Quasi-enantiomers

Quasi-enantiomers are molecular species that are not strictly enantiomers, but behave as if they are. In quasi-enantiomers majority of the molecule is reflected; however, an atom or group within the molecule is changed to a similar atom or group. [33] Quasi-enantiomers can also be defined as molecules that have the potential to become enantiomers if an atom or group in the molecule is replaced. [34] An example of quasi-enantiomers would (S)-bromobutane and (R)-iodobutane. Under normal conditions the enantiomers for (S)-bromobutane and (R)-iodobutane would (R)-bromobutane and (S)-iodobutane respectively. Quasi-enantiomers would also produce quasi-racemates, which are similar to normal racemates (see Racemic mixture) in that they form an equal mixture of quasi-enantiomers. [33]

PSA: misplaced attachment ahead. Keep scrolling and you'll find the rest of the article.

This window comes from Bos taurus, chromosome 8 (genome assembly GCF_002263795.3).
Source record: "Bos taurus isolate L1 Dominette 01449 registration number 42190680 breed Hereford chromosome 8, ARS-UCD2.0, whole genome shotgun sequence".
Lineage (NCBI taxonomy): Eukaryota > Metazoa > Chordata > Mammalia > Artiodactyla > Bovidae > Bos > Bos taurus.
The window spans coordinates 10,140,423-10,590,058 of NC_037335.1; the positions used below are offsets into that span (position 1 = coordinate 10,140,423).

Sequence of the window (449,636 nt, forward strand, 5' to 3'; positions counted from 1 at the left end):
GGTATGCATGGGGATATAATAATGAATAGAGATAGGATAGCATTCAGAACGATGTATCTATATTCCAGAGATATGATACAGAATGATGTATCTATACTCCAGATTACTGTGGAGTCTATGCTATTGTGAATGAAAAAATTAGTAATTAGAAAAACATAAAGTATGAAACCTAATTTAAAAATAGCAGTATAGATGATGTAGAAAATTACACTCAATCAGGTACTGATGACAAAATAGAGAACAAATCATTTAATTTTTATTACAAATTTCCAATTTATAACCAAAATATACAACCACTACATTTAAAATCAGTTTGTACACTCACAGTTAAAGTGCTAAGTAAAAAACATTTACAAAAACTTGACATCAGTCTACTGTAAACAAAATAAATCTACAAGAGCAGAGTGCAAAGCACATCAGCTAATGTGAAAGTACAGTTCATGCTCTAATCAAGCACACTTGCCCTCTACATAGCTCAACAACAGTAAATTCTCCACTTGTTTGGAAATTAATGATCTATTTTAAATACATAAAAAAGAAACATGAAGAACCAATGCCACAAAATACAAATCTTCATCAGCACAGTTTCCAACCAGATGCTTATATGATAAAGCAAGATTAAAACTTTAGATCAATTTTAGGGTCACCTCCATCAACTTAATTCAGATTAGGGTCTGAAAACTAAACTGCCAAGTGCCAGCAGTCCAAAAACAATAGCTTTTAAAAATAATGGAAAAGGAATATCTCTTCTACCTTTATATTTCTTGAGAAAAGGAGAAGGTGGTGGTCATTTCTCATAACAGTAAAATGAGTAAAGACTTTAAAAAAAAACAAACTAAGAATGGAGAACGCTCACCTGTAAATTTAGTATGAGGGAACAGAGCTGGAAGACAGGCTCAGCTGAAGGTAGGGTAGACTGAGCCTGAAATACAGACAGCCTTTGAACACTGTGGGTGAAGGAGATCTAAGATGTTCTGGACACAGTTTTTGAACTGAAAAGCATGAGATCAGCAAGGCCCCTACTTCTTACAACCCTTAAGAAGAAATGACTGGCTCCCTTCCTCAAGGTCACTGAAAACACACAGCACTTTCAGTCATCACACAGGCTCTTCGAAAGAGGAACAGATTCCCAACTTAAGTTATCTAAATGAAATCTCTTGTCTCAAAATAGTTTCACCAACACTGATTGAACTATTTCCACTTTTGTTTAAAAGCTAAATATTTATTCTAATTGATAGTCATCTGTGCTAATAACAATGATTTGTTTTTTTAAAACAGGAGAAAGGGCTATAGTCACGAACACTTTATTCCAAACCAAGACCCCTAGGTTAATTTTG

Though not considered actual enantiomers, the naming convention for quasi-enantiomers also follows the same trend as enantiomers when looking at (R) and (S) configurations - which are considered from a geometrical basis (see Cahn–Ingold–Prelog priority rules).

Quasi-enantiomers have applications in parallel kinetic resolution. [35]

See also

Related Research Articles

<span class="mw-page-title-main">Cahn–Ingold–Prelog priority rules</span> Naming convention for stereoisomers of molecules

In organic chemistry, the Cahn–Ingold–Prelog (CIP) sequence rules are a standard process to completely and unequivocally name a stereoisomer of a molecule. The purpose of the CIP system is to assign an R or S descriptor to each stereocenter and an E or Z descriptor to each double bond so that the configuration of the entire molecule can be specified uniquely by including the descriptors in its systematic name. A molecule may contain any number of stereocenters and any number of double bonds, and each usually gives rise to two possible isomers. A molecule with an integer n describing the number of stereocenters will usually have 2n stereoisomers, and 2n−1 diastereomers each having an associated pair of enantiomers. The CIP sequence rules contribute to the precise naming of every stereoisomer of every organic molecule with all atoms of ligancy of fewer than 4.